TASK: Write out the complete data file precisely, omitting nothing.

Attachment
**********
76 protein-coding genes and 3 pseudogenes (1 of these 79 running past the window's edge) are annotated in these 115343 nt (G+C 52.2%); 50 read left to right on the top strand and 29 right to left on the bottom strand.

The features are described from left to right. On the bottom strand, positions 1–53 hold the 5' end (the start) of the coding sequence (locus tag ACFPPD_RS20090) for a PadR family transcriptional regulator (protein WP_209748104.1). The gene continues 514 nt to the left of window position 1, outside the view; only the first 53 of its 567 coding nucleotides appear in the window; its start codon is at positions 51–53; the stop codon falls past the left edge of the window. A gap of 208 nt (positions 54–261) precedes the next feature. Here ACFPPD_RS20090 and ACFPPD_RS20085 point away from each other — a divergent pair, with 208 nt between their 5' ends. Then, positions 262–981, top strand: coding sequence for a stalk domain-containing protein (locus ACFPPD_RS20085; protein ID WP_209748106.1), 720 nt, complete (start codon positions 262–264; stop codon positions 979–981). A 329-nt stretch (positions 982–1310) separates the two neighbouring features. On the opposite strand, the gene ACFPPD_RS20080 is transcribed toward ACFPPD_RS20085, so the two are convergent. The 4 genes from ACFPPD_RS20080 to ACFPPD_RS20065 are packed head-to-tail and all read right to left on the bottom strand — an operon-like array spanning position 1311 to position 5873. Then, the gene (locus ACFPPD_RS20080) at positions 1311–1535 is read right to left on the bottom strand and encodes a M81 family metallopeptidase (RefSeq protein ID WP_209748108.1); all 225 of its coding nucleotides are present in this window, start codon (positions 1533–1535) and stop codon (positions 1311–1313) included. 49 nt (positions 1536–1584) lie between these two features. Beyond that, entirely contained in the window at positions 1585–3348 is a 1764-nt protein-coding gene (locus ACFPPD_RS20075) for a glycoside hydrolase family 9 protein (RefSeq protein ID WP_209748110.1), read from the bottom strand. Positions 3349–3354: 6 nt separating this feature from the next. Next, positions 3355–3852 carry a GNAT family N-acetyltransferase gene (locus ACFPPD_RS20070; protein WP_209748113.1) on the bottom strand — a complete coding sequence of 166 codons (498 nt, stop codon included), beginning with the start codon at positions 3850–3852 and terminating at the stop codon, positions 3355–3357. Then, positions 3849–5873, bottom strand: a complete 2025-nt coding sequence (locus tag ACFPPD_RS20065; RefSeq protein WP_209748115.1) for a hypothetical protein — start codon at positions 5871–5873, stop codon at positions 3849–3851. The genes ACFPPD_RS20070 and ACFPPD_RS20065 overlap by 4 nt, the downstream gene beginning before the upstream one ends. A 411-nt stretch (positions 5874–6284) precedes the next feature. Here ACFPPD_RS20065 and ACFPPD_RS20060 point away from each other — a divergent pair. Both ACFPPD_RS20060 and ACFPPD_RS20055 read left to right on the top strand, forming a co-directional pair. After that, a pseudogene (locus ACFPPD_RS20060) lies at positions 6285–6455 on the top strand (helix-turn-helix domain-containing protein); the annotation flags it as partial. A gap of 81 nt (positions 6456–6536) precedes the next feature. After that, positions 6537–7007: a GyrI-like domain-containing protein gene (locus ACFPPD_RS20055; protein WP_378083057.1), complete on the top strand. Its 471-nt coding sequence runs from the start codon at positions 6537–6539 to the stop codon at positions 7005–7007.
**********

76 protein-coding genes and 3 pseudogenes (1 of these 79 running past the window's edge) are annotated in these 115343 nt (G+C 52.2%); 50 read left to right on the top strand and 29 right to left on the bottom strand.

The features are described from left to right. On the bottom strand, positions 1–53 hold the 5' end (the start) of the coding sequence (locus tag ACFPPD_RS20090) for a PadR family transcriptional regulator (protein WP_209748104.1). The gene continues 514 nt to the left of window position 1, outside the view; only the first 53 of its 567 coding nucleotides appear in the window; its start codon is at positions 51–53; the stop codon falls past the left edge of the window. A gap of 208 nt (positions 54–261) precedes the next feature. Here ACFPPD_RS20090 and ACFPPD_RS20085 point away from each other — a divergent pair, with 208 nt between their 5' ends. Then, positions 262–981, top strand: coding sequence for a stalk domain-containing protein (locus ACFPPD_RS20085; protein ID WP_209748106.1), 720 nt, complete (start codon positions 262–264; stop codon positions 979–981). A 329-nt stretch (positions 982–1310) separates the two neighbouring features. On the opposite strand, the gene ACFPPD_RS20080 is transcribed toward ACFPPD_RS20085, so the two are convergent. The 4 genes from ACFPPD_RS20080 to ACFPPD_RS20065 are packed head-to-tail and all read right to left on the bottom strand — an operon-like array spanning position 1311 to position 5873. Then, the gene (locus ACFPPD_RS20080) at positions 1311–1535 is read right to left on the bottom strand and encodes a M81 family metallopeptidase (RefSeq protein ID WP_209748108.1); all 225 of its coding nucleotides are present in this window, start codon (positions 1533–1535) and stop codon (positions 1311–1313) included. 49 nt (positions 1536–1584) lie between these two features. Beyond that, entirely contained in the window at positions 1585–3348 is a 1764-nt protein-coding gene (locus ACFPPD_RS20075) for a glycoside hydrolase family 9 protein (RefSeq protein ID WP_209748110.1), read from the bottom strand. Positions 3349–3354: 6 nt separating this feature from the next. Next, positions 3355–3852 carry a GNAT family N-acetyltransferase gene (locus ACFPPD_RS20070; protein WP_209748113.1) on the bottom strand — a complete coding sequence of 166 codons (498 nt, stop codon included), beginning with the start codon at positions 3850–3852 and terminating at the stop codon, positions 3355–3357. Then, positions 3849–5873, bottom strand: a complete 2025-nt coding sequence (locus tag ACFPPD_RS20065; RefSeq protein WP_209748115.1) for a hypothetical protein — start codon at positions 5871–5873, stop codon at positions 3849–3851. The genes ACFPPD_RS20070 and ACFPPD_RS20065 overlap by 4 nt, the downstream gene beginning before the upstream one ends. A 411-nt stretch (positions 5874–6284) precedes the next feature. Here ACFPPD_RS20065 and ACFPPD_RS20060 point away from each other — a divergent pair. Both ACFPPD_RS20060 and ACFPPD_RS20055 read left to right on the top strand, forming a co-directional pair. After that, a pseudogene (locus ACFPPD_RS20060) lies at positions 6285–6455 on the top strand (helix-turn-helix domain-containing protein); the annotation flags it as partial. A gap of 81 nt (positions 6456–6536) precedes the next feature. After that, positions 6537–7007: a GyrI-like domain-containing protein gene (locus ACFPPD_RS20055; protein WP_378083057.1), complete on the top strand. Its 471-nt coding sequence runs from the start codon at positions 6537–6539 to the stop codon at positions 7005–7007.